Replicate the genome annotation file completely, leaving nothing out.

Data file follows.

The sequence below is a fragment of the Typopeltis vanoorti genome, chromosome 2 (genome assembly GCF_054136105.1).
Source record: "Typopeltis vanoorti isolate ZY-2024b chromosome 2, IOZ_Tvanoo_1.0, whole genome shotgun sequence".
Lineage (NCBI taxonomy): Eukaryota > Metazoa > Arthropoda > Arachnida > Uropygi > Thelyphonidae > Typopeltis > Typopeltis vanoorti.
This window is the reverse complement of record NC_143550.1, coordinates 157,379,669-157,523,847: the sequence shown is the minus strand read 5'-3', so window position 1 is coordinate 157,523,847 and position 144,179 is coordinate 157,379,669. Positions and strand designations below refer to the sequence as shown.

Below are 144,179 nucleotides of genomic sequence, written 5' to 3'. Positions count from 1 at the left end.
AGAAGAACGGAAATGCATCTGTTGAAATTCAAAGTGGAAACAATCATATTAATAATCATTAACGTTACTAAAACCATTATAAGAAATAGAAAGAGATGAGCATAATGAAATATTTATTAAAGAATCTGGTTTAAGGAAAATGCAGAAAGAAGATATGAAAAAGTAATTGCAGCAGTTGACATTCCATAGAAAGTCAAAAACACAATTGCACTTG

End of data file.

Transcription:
The sequence below is a fragment of the Typopeltis vanoorti genome, chromosome 2 (genome assembly GCF_054136105.1).
Source record: "Typopeltis vanoorti isolate ZY-2024b chromosome 2, IOZ_Tvanoo_1.0, whole genome shotgun sequence".
Lineage (NCBI taxonomy): Eukaryota > Metazoa > Arthropoda > Arachnida > Uropygi > Thelyphonidae > Typopeltis > Typopeltis vanoorti.
This window is the reverse complement of record NC_143550.1, coordinates 157,379,669-157,523,847: the sequence shown is the minus strand read 5'-3', so window position 1 is coordinate 157,523,847 and position 144,179 is coordinate 157,379,669. Positions and strand designations below refer to the sequence as shown.

Below are 144,179 nucleotides of genomic sequence, written 5' to 3'. Positions count from 1 at the left end.
AGAAGAACGGAAATGCATCTGTTGAAATTCAAAGTGGAAACAATCATATTAATAATCATTAACGTTACTAAAACCATTATAAGAAATAGAAAGAGATGAGCATAATGAAATATTTATTAAAGAATCTGGTTTAAGGAAAATGCAGAAAGAAGATATGAAAAAGTAATTGCAGCAGTTGACATTCCATAGAAAGTCAAAAACACAATTGCACTTG